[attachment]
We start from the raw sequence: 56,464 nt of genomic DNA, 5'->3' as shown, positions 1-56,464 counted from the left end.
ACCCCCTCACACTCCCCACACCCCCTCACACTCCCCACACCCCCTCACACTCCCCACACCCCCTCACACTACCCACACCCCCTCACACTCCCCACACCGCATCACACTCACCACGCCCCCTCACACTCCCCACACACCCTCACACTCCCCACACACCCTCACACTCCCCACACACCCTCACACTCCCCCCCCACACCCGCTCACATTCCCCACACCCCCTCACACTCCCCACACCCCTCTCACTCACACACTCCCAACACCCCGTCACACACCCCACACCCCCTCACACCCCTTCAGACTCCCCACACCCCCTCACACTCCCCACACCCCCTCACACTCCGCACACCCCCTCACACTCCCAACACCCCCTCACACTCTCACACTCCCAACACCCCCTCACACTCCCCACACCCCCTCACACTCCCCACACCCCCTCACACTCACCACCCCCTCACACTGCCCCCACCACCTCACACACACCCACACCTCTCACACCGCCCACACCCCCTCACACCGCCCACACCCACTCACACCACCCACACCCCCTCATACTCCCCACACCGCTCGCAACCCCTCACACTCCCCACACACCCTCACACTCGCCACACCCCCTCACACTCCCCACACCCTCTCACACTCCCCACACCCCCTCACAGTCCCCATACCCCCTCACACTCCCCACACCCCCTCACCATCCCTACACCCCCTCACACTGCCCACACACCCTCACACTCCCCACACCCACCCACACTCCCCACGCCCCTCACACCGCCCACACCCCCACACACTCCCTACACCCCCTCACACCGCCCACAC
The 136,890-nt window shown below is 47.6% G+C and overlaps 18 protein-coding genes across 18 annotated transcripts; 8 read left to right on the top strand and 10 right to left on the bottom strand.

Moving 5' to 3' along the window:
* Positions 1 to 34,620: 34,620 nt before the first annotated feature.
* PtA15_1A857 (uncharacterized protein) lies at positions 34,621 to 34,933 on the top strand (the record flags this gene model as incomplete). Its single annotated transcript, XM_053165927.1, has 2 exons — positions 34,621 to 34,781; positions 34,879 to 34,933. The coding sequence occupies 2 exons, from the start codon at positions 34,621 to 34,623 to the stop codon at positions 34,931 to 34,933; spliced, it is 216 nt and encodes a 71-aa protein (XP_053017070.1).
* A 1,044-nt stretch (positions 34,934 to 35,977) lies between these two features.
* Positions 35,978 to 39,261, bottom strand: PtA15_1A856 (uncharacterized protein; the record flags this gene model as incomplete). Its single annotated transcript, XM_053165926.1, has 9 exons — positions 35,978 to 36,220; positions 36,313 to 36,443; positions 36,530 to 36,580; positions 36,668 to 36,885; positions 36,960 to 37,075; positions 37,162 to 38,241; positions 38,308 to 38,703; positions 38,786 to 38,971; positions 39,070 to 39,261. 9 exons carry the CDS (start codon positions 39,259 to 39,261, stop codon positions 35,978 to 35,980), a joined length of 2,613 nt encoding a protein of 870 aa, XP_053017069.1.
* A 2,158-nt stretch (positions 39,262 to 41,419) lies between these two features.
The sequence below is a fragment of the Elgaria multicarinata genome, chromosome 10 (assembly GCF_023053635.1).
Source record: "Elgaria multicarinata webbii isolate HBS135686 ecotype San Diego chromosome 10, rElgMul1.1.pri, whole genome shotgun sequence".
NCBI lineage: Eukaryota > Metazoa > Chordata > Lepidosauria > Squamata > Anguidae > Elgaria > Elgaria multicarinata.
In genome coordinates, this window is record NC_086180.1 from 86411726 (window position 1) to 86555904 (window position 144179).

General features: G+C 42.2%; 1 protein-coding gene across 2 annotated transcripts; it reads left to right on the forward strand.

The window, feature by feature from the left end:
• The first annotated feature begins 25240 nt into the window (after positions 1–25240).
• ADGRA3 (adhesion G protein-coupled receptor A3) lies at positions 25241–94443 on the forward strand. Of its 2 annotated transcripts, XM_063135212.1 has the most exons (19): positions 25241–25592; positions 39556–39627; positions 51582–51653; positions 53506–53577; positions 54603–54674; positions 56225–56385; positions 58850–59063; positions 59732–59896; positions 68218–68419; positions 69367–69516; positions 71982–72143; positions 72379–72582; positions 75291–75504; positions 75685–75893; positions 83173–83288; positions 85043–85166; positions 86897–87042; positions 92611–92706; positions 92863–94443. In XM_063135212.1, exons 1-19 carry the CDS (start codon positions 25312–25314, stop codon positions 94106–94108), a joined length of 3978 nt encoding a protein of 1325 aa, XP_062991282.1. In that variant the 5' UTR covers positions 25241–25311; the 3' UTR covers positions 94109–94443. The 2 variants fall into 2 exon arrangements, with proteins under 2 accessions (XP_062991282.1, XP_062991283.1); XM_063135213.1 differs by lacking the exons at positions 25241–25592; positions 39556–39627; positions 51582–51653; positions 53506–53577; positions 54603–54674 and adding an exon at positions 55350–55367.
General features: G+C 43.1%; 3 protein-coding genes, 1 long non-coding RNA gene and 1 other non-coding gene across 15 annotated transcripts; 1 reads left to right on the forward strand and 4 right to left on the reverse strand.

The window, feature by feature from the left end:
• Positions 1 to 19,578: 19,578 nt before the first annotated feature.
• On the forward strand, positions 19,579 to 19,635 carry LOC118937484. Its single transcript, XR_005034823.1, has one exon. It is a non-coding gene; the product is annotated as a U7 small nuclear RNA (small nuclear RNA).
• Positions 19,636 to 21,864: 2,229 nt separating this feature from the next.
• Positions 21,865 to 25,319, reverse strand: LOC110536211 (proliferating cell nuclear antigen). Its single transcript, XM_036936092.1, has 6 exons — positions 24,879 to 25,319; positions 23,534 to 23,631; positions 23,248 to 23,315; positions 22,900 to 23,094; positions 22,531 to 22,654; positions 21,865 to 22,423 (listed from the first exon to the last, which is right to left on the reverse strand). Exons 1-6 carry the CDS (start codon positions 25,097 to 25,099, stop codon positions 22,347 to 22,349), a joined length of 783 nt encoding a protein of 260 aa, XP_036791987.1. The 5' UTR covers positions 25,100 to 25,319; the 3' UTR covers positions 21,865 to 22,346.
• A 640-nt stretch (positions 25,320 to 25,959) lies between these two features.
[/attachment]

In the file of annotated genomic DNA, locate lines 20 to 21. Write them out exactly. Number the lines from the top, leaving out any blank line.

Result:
• Positions 1 to 19,578: 19,578 nt before the first annotated feature.
• On the forward strand, positions 19,579 to 19,635 carry LOC118937484. Its single transcript, XR_005034823.1, has one exon. It is a non-coding gene; the product is annotated as a U7 small nuclear RNA (small nuclear RNA).